A Message to Europe – Prepare For Nationalism

Submitted by Mike Krieger via Liberty Blitzkrieg blog,

Although everyone watching has been convinced that Europe’s disastrous economy and related debt crisis would be the spark to unravel the European Union project, it appears history has its own plans.

 

While EU technocrats have demonstrated an uncanny ability to scheme, threaten, kick the can and lie their way around the debt crisis, the migrant crisis will prove to be a much graver threat to the project. Strikingly, all it took was a few weeks of unrelenting migrants crossing into EU borders to put an end what is essentially the only achievement of the European Union — the Schengen system of borderless travel.

 

Without that, what is the EU really? A collection of nation-states forced by bureaucrats to pretend they are part of an artificial fantasy superstate called Europe? An amalgamation of debt serfs and technocratic overlords? See what I’m getting at?

 

–  From the post: Does the Migrant Crisis Represent the End of the European Union?

Before I get into the heart of this post, I want to make something perfectly clear. I am not cheering on any of what I see coming to the European continent. It will most likely be ugly, divisive, reactionary and potentially violent.

I am no more happy about what may become of Europe as I am happy about the destruction of the middle class in America. Or the decimation of civil liberties in the post-9/11 surveillance state. I could have echoed happy thoughts of solidarity and hope for the past five years of Central Bank, Wall Street and government theft as opposed to exposing oligarch crimes, but that wouldn’t have saved the American middle class either. Likewise, happy thoughts and positive thinking will not help Europe.

Actions have consequences, and people can only be pushed so far before they snap. I believe the Paris terror attacks will be a major catalyst that will ultimately usher in nationalist type governments in many parts of Europe, culminating in an end of the EU as we know it and a return to true nation-states. Although I think a return to regional government and democracy is what Europeans need and deserve, the way in which it will come about, and the types of governments we could see emerge, are unlikely to be particularly enlightened or democratic after the dust has settled.

My thoughts and prayers go out to all the victims of these horrific events, but the Paris attacks didn’t happen in a vacuum. The people of Europe have already become increasingly resentful against the EU,  something which is not debatable at this point. This accurate perception of an undemocratic, technocratic Brussels-led EU dictatorship was further solidified earlier this year after the Greek people went to the polls and voted for one thing, only to be instructed that their vote doesn’t actually matter. Here’s what I wrote in the post: Greeks Flock to Grassroots Alternative Currencies in Affront to Euro Debt Slavery:

Hundreds of millions of people throughout the Western world are being forced to admit an obvious, yet uncomfortable reality. Democracy is dead. Your vote and your voice doesn’t matter. Not at all.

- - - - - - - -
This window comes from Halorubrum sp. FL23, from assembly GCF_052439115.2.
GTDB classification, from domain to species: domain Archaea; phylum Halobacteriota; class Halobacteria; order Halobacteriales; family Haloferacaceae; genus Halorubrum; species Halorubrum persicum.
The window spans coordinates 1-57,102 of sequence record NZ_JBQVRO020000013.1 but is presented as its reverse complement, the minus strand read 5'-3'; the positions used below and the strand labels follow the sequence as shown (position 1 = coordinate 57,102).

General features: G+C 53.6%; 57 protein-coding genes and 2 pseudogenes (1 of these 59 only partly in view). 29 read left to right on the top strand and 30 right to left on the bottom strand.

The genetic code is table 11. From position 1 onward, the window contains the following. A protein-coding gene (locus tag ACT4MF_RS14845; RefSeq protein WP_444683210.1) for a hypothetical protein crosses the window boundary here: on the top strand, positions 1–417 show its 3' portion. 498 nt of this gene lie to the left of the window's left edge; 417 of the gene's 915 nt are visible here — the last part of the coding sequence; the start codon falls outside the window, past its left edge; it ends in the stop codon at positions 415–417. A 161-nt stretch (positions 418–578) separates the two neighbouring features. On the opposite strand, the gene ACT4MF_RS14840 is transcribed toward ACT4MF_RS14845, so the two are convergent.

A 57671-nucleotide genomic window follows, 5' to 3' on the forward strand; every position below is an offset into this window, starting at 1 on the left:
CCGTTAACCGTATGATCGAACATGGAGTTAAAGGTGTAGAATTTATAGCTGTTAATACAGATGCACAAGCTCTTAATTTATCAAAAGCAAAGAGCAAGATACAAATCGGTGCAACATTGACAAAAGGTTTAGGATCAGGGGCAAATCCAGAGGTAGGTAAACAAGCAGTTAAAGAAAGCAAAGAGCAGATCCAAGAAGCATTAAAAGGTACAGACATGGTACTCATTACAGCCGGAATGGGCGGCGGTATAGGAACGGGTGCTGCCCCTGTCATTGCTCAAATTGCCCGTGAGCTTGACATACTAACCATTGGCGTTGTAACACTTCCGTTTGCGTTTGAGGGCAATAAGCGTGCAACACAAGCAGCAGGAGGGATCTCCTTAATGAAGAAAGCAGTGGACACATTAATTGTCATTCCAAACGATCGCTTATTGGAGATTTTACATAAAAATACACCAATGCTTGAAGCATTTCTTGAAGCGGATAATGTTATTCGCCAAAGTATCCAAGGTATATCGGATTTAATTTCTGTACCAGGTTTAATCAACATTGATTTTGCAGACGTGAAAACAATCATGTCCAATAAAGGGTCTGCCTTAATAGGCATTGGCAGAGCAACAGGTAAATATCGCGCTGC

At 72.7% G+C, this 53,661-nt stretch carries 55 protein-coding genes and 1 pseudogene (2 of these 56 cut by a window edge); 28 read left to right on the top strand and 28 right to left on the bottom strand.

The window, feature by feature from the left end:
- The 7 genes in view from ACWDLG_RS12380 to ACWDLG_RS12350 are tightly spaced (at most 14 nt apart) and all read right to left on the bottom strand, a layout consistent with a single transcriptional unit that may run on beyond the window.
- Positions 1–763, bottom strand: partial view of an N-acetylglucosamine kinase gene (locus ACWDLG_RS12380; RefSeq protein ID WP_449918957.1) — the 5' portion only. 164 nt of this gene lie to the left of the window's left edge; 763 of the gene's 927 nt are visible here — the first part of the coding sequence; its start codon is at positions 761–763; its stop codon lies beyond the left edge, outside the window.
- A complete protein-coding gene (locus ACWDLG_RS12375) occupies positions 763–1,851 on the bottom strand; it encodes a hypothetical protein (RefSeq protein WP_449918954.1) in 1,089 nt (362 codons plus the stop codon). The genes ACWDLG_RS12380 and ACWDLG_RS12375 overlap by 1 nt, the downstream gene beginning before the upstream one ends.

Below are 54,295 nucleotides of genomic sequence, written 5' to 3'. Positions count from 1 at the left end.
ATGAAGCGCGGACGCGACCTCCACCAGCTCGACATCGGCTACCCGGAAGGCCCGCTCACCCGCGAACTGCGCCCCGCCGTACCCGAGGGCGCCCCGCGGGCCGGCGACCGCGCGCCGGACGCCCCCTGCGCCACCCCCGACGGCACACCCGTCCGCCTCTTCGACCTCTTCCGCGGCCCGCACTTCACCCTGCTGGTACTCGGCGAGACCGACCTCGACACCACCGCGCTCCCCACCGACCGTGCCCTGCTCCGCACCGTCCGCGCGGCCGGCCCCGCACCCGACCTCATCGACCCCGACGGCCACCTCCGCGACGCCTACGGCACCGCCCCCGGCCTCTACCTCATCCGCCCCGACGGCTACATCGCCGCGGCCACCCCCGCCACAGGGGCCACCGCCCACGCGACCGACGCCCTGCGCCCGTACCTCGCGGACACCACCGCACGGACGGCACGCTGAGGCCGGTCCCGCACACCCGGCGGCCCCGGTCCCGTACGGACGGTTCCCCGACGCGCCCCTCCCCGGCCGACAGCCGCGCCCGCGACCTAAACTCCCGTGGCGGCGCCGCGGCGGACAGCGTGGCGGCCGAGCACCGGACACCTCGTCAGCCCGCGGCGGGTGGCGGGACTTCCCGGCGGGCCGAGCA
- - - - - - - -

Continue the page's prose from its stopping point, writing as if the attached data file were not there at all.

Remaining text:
No group of people understand this as intimately as the Greeks. They voted for one thing, got something else, and in the process were unceremoniously reminded of their political irrelevance. 

The key point I’m trying to get across here is that an increasing amount of people across Europe feel voiceless and alienated from their governments. Governments have in turn done absolutely nothing to address these concerns. Indeed, similar to in the U.S., the ruling EU power structure cares about only one thing; a further consolidation of money and power within the ranks of the entrenched status quo. People get this, and are becoming increasingly angry about it.

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So what does growing anti-EU sentiment have to do with terrorist attacks? A lot, particularly with the current refugee crisis still underway. For example, the refugee crisis has only exacerbated this feeling of hopelessness, despair and chaos on the part of an increasing number of Europeans. They feel like they have already lost control of their democracies, and now they are losing control of their towns and villages. This feeling of helplessness will manifest in a desire to restore order to a world they no longer understand. It will manifest in a push to elect a “strongman” or “strongwoman” who can flip the bird to EU bureaucrats and give a voice to their anger. So while nationalist movements have been gaining momentum across Europe, they have up until now been contained by the status quo. I believe that the Paris attacks will be the catalyst to further fuel many of these nationalist movements, and ultimately bring some of them to power across the continent in the years ahead.

Of course, none of the above is inevitable. If status quo politicians in Europe make some big changes, such as restore democracy and come up with a sane refugee policy that the people can accept, the trend toward anger-feueled nationalism can be avoided. As someone accurately noted to me on Twitter last evening: